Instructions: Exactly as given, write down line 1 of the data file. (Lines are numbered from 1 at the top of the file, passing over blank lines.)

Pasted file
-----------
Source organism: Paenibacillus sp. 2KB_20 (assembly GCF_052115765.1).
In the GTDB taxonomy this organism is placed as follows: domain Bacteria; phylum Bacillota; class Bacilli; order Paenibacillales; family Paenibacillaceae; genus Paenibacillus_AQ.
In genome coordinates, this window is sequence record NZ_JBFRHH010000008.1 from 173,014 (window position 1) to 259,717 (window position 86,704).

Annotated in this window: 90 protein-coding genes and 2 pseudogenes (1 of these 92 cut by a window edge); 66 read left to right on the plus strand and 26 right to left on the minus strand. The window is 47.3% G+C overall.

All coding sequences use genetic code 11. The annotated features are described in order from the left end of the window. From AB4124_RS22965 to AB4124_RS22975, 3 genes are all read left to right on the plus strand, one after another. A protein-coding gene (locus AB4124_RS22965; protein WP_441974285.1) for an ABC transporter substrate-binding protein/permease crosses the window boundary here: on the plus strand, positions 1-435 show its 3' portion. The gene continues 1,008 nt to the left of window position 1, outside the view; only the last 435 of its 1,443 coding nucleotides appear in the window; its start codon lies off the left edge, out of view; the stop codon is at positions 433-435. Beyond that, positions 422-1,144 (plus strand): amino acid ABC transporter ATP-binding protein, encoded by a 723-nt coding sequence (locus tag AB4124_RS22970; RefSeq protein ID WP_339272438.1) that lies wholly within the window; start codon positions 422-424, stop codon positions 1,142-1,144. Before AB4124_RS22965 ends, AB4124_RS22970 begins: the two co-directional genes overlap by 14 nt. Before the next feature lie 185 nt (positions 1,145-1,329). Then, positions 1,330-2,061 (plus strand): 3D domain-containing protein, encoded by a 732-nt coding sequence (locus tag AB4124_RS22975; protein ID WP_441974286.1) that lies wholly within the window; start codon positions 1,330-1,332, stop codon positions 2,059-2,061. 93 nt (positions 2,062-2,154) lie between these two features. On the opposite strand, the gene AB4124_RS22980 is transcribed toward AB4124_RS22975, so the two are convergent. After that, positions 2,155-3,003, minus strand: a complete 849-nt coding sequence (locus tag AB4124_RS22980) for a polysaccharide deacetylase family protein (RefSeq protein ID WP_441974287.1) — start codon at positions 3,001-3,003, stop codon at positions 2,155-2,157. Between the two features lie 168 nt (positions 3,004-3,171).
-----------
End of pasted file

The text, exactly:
Source organism: Paenibacillus sp. 2KB_20 (assembly GCF_052115765.1).